Public relations is the art ofchanging public opinion without direct company intervention. The main goal is to build positive company and brand images in markets. The goal is to first influence people who are seen trusted and unbiased, and hope that later their influence will spread to the rest of society.
The company’s public relations team first targets product experts in the media or opinion leaders whose views are respected by everyone, moving on to the general public, and finally to consumers. The dotted lines in Fig. 6.12 indicate indirect effects or influences rather than a direct impact. Opinion leaders and experts are generally representatives of the mass media, independent third-party organizations, or influential personalities who have established public trust and respect in their field of expertise (public trust in these objective and honest sources of opinion are represented by direct lines in Fig. 6.12). Although a company itself can attempt to influence public opinion (indirectly), opinion leaders can act like a part of the company’s communication process ifthere is a high-level agreement between these two about the quality of a product or service. Successful public relations eventually build a strong long-term company-consumer relationship. However, each individual has their own beliefs about how the company attempts to spread influence or change through public relations. For example, consumers who can be defined as “extremist” do not like changing their ideas and cannot be affected. Some consumers described as “apathetic” may have limited interest, while others are more concerned about the issue (Lesly 1998). In general terms, there are always a few extremists who will not change their opinions no matter what and a few interested, highly alert and concerned individuals who pay attention to public relations work. The majority of the public probably do not care too much at the beginning but are likely to sit back and watch what happens, making their decisions later.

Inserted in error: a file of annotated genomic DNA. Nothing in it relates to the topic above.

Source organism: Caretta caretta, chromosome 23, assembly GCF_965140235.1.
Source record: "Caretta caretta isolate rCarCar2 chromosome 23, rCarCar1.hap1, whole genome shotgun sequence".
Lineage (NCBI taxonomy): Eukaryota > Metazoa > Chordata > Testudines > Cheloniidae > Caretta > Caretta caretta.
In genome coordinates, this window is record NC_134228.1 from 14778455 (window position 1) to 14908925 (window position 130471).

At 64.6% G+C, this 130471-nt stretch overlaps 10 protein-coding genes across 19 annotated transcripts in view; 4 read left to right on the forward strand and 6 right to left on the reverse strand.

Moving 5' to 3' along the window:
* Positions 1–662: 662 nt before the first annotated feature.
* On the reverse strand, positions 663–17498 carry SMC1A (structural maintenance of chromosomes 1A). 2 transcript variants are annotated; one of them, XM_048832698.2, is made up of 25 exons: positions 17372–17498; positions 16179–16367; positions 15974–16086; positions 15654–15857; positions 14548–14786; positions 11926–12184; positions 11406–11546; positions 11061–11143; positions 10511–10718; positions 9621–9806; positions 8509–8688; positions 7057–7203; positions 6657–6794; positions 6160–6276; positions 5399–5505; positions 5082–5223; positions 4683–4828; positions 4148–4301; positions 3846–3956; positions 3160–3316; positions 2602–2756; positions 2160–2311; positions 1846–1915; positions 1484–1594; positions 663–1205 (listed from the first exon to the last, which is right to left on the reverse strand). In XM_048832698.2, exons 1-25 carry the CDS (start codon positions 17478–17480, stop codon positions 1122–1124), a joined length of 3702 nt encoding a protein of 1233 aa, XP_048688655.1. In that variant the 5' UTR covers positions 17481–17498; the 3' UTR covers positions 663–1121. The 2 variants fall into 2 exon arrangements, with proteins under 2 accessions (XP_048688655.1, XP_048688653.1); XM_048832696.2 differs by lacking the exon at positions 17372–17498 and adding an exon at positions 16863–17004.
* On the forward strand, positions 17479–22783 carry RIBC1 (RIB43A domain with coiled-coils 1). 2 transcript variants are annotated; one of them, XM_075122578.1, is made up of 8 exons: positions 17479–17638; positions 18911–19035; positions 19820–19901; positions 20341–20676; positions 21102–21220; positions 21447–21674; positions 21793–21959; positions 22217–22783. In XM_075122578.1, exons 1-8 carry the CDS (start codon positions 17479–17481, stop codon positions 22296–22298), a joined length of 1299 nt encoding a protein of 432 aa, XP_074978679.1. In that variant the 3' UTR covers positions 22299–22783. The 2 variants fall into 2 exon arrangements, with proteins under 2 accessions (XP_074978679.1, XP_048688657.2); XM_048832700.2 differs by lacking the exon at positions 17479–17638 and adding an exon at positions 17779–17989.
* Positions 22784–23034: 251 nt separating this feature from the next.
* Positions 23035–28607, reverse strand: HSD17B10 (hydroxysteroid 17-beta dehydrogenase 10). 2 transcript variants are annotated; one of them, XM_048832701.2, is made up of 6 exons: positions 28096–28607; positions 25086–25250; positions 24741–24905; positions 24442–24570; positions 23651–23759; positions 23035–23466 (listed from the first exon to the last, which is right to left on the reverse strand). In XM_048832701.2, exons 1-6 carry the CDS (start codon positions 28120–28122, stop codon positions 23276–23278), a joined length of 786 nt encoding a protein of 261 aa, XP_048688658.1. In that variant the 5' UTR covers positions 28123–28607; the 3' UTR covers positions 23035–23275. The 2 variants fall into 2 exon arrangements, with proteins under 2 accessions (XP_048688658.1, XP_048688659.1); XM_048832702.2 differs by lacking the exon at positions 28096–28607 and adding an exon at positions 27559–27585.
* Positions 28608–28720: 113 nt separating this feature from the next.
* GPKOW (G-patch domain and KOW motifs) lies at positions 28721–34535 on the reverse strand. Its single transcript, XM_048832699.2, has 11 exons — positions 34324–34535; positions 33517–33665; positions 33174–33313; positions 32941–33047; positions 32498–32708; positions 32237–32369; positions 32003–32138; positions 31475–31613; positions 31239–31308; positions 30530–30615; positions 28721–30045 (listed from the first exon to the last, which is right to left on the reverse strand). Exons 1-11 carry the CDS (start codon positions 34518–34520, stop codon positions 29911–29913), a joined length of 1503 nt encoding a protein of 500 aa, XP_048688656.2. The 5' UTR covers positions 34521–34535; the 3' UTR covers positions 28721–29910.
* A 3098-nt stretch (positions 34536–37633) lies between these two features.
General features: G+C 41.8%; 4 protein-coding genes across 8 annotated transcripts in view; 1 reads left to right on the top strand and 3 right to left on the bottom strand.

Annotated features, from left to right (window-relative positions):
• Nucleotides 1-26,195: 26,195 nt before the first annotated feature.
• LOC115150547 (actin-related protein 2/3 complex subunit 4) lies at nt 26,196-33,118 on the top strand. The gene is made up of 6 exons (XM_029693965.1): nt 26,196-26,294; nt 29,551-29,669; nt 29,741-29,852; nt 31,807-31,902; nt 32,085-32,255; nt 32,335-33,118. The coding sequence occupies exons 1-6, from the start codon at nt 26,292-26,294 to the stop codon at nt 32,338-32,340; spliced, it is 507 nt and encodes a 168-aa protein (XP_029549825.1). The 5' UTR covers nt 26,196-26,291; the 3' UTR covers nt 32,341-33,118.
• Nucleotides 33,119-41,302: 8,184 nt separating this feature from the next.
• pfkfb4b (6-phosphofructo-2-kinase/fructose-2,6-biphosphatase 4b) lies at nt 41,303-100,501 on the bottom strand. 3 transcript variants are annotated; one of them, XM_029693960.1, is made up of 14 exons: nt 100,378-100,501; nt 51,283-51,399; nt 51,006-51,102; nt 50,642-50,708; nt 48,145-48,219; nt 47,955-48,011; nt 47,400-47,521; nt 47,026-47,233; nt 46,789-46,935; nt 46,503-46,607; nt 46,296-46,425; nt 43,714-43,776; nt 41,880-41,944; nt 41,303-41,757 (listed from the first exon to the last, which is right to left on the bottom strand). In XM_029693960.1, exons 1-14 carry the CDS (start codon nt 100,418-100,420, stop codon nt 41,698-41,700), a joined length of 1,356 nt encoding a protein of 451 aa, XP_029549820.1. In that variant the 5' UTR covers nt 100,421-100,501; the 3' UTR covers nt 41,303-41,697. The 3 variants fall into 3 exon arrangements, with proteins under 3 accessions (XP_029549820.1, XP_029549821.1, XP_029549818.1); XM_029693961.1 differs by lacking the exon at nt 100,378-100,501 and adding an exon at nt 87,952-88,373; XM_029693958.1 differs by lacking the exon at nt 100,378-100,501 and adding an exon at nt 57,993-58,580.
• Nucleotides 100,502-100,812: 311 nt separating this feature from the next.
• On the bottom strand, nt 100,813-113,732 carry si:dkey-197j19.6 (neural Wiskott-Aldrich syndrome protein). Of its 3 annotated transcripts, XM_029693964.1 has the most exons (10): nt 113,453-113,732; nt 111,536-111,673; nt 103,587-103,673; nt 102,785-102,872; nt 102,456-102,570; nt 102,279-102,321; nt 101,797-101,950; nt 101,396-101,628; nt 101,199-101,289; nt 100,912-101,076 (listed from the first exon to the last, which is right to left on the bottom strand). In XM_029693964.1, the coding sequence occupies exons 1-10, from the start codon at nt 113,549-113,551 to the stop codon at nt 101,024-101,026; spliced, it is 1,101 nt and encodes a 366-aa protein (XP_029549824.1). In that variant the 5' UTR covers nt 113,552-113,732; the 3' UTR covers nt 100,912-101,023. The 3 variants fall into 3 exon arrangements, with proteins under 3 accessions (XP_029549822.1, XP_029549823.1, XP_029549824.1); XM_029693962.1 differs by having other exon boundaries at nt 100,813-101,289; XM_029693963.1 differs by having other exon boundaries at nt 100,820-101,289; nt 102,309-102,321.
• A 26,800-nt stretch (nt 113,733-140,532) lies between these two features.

Fig. 6.12 Influence flow in public relations
The apathetic group are intellectual and can easily follow some other discussions if they lose interest. Since they are in the majority, marketers need to pay extra attention to this group when trying to transform public opinion. This, in fact, shows some similarities to the diffusion models discussed earlier. In general, marketers should carefully define the groups and develop appropriate public relations approaches with a view to changing public opinion.
I have discussed four major promotion techniques individually in this section. The question that arises at this point is how to coordinate these individual promotion elements to develop a single major promotion campaign that will strengthen the company’s persuasiveness. Or, which promotion element in which situation has more impact on the consumer decision process. The next section is devoted to answering these questions.